ANA InterContinental Beppu Resort & Spa
Start your morning off with a beautiful sunrise and a dip in the hot spring. After a luscious breakfast, head to Mt. Tsurumi and enjoy the spectacular view as you ride the ropeway to the summit. Discover the distinctive scenery of the season from the observation deck. As you return to the hotel, you will pass the breath-taking Shiraito Falls, with streams of water cascading down the rockface. Next to the waterfall is Shiraito Falls Onsen where you can have a rest in one of the family baths, a highlight of the Horita Onsen area.
For lunch, try preparing your own meal using hot onsen steam, a popular local culinary experience. Or else snack on steamed pork buns as you explore the Kannawa area. On your walk through the neighbourhood, you will see several blue signs, which relate details of Beppu’s history, as well as some fascinating facts about the area. Head to the Kannawa Steam Bath to give your feet a rest and experience a natural steam sauna with sekisho herbs, which release a soothing aroma. There is also a steam foot sauna out front for those who need to give their feet a really good rest.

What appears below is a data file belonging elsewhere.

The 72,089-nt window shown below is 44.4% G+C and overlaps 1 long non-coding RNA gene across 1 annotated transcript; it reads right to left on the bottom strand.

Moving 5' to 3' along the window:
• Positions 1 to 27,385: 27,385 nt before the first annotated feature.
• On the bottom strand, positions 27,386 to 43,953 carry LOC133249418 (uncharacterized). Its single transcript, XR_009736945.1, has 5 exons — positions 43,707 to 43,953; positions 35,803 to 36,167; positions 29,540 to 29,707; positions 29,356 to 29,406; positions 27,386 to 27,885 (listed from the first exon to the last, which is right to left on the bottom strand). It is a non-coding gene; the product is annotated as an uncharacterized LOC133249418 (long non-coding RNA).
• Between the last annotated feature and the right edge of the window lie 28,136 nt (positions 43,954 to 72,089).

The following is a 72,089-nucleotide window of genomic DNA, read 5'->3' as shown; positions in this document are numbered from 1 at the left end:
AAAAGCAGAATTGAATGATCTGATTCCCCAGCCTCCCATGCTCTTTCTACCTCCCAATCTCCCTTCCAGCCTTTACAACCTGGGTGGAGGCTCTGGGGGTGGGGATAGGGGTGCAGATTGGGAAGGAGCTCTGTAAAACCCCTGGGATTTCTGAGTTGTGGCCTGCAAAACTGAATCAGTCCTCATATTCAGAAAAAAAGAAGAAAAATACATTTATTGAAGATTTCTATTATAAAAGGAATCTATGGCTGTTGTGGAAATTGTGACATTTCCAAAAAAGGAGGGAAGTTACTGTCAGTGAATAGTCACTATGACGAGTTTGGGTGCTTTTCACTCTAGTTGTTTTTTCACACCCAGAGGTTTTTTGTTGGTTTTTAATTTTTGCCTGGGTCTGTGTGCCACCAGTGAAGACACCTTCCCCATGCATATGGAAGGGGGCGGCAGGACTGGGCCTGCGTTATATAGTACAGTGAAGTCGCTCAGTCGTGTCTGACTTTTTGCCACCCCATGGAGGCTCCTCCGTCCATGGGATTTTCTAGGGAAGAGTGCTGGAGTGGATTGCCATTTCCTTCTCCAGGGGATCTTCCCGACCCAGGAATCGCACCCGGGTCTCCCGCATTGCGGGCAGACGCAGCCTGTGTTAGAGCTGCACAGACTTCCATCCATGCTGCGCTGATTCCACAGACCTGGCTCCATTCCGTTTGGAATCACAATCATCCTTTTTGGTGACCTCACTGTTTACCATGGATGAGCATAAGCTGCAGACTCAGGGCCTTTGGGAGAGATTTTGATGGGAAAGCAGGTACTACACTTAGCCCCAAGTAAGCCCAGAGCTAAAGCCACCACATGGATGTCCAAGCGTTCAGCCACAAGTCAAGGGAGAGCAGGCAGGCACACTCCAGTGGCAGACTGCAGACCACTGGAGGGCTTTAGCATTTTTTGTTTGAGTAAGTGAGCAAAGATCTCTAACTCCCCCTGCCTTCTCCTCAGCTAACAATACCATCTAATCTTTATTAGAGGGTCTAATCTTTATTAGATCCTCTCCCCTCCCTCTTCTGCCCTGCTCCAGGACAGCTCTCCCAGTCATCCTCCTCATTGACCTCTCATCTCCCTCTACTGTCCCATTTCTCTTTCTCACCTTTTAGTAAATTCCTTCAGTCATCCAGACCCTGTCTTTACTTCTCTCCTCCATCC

After soaking up Beppu’s onsen culture, unwind in the AQUA lounge or take a dip in the infinity pool. Indulge in a cocktail while taking in the lounge’s nature-themed art and listening to the fine music coming from our vintage JBL Paragon speaker. The hotel’s exclusive dinner-only restaurant, Atelier, will give you a taste of the cutting edge in culinary creativity. Guests can converse with the chefs in the open kitchen as they prepare your food. End your perfect day in the open-air bath as the sun goes down. The view of Beppu’s twinkling lights at night is unforgettable.
The History of Beppu
Beppu one of Japan’s most acclaimed onsen (hot spring) resort areas, visited annually by more than four million people. Beppu, a city in Oita Prefecture in southwestern Japan, has been rated one of the country’s most popular onsen spots by Rakuten Travel five years in a row. The rejuvenating properties of Beppu’s hot springs have been known for centuries. An ancient Japanese legend speaks of a mythical god, Okuni Nushino Mikoto, who built a pipe to carry the healing onsen water from Beppu to Ehime, more than 150 km away, in order to cure the ailing god Sukunahiko. In the 13th century, a samurai, Tomoyasu Ohtomo, built sanatoriums in Beppu for warriors who had been wounded during the Mongolian invasions.